Stretching along the Pacific Ocean across Aomori, Iwate and Miyagi Prefectures, the Sanriku Coast experienced the worst damage and loss of life in the 2011 tsunami. Some of the most scenic parts of the coast have been designated as Rikuchu Kaigan National Park since 1955. In 2013, the national park was expanded and renamed Sanriku Fukko National Park (Fukko means Recovery) to encourage the recovery of the region.

Fukushima, Yamagata and Niigata Prefectures
Bandai Asahi National Park (more info)
The Bandai Asahi National Park covers four separate volcanic mountain chains in the southern Tohoku Region including Mount Bandai and the sacred Dewa Sanzan mountains. Outdoor activities such as hiking and winter sports can be enjoyed around the area.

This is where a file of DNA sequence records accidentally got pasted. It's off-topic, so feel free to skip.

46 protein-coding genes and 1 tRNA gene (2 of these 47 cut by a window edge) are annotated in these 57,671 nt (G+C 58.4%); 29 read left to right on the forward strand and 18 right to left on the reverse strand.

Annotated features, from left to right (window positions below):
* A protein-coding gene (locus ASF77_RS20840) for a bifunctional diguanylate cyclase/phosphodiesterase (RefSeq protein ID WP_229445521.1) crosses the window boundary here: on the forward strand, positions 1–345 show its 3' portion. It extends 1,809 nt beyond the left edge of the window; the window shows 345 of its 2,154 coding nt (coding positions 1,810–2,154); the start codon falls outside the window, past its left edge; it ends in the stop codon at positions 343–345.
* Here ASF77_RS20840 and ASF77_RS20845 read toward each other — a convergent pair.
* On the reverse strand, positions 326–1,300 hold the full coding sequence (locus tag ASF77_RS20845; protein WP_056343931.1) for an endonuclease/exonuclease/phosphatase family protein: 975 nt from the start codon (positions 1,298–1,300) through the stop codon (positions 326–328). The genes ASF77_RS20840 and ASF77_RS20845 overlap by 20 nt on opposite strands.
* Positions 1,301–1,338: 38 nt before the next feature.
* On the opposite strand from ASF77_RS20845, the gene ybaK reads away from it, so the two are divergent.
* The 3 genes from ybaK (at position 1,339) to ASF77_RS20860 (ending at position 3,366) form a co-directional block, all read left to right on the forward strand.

Kanto Region

Tochigi and Gunma Prefectures
Nikko National Park (more info)
Both a UNESCO World Heritage Site and national park, Nikko offers visitors a large variety of natural and cultural attractions including the Toshogu Shrine, Kinugawa Onsen, Nasu-Shiobara, and the lakes, mountains and waterfalls of Okunikko. The popular park is an easy side trip from Tokyo.

Gunma, Fukushima, Niigata and Tochigi Prefectures
Oze National Park (more info)
Oze National Park centers around a large marshland at an altitude of 1400 meters in the border area between four different prefectures. It is known for its skunk cabbages which bloom from late spring to early summer and as a place to see early autumn colors.

Tokyo Metropolis
Ogasawara National Park (more info)
The Ogasawara Islands are a remote island chain 1000 kilometers south of Tokyo. They were designated a World Heritage Site due to the unique habitats and endemic plants and animals found only on these islands. Located on a similar latitude as Okinawa, the subtropical islands share a relaxed hospitality and offer activities such as whale and dolphin watching, sea kayaking, snorkeling and diving.